Horse from remote community lands in safe hands with Harry
AT just 13 years of age, Darwin rider Harrison Branson is developing a reputation as a bit of a horse whisperer.
“Any horse he encounters just loves him,” his coach Nicole Mutimer says, “even the not-so-nice ones”.
This is possibly a good-humoured dig at Harrison’s current mount, Arrow, but watching the pair in action now you would never guess that the striking Pinto once fell into the trouble-maker category.
Harrison (Harry) was born in Alice Springs, lived in Katherine for 10 years and moved with his family in December 2021 to Darwin, where he attends a small rural school on the outskirts called Sattler Christian College.
He has only been riding for a bit over four years, starting in 2018 after his parents, Julie and Garry, made a five-hour trek to Pigeon Hole Station south-west of Katherine to collect an old grey stock horse called Native. Native was a “pensioner” who was no longer used and due to be put down.
The pair began pony club and in his first year Harry entered the Katherine show in dressage and placed first and second in the junior events.
Harry soon became a very competent rider and was showing his wide-ranging talents off by constantly placing in dressage, jumping and mounted games.
Then along came Arrow.
Julie got a job as the business manager of the school at Ngukurr, a remote Indigenous community about seven hours south-east of Darwin.
She said the Pinto was one of 17 horses that had been part of a school incentive program that was cancelled due to issues over care.
“Myself and the principal at the time had to euthanise a horse and one was already deceased when I arrived at the community for work,” Julie said.
“The other horses were transported to Mataranka to be sold.”
Originally members of the community requested that Arrow stay behind as he was a favourite.
He was looked after by a woman there until she moved to Katherine for work and he was left in a paddock.
Another family tried him as a horse for their granddaughter, but Arrow was too much for them and they though he was dangerous.
“Arrow finally found his forever home with us in July 2019,” Julie said.
“Garry did 18 months of groundwork with him then passed him on to Harry.”
It was definitely not a match made in heaven for the first six months.
Arrow knew all the tricks to get his young rider to give up, but that was not Harry’s style and the patience of the young boy began to show results.
In 2021, Harry and Arrow joined the Northern Territory Institute of Equestrian Sport jumping team.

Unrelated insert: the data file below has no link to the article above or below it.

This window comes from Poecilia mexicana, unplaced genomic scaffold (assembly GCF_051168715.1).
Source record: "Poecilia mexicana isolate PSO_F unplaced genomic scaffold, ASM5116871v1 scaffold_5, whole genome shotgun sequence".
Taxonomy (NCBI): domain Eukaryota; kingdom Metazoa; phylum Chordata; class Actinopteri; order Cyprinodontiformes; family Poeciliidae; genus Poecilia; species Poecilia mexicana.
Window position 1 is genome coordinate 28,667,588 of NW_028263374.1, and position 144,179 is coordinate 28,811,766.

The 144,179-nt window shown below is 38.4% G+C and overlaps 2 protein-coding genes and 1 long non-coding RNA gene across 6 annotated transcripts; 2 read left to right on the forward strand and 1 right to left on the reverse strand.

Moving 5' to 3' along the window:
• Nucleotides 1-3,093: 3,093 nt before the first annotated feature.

It was a learn-as-you go effort as Arrow had never seen a jump and spooked at everything.
Now in 2022, with Arrow now boasting the registered name of “Roper Bar Brumby” as a nod to the remote area from which he came, they are a total combination gaining recognition of interstate judges and trainers.
They are now jumping 95cm, have been winning in the show rings and received the judges’ award at the Darwin pre-royal competition.
Harry topped off his year by being presented with the prestigious Lyn Hadden Memorial Award for the competitor who was the most courteous to officials, kind to their horse and supportive of other competitors over the three days of competition at the Royal Darwin Show.
“This is the rider I would most like to see on my own horses,” Megan Howe, who was among the judges who selected Harry for the award, said.
“He has good hands and seat, is a kind rider and a genuinely nice competitor. He was a pleasure to have in my ring.”
Harry has expanded his interests this year to show hunter classes and in April was asked to join the NT Walers group to ride in the Adelaide River Anzac Day parade and form the guard of honour, showing just how versatile Arrow has become under his quiet care and guidance.
If the work Harry has put into this horse is any indication, his dreams of becoming a national representative and riding for his country one day are definitely possible.
“I know there is huge interest in off-the-track Thoroughbreds and their second chance, but Harry’s Arrow has gone through hell and back to get where he is today,” Julie said.
“Both of Harry’s horses have come from extremely remote areas of the Northern Territory and it just proves that you don’t need the $10,000 horse to make a great rider.”
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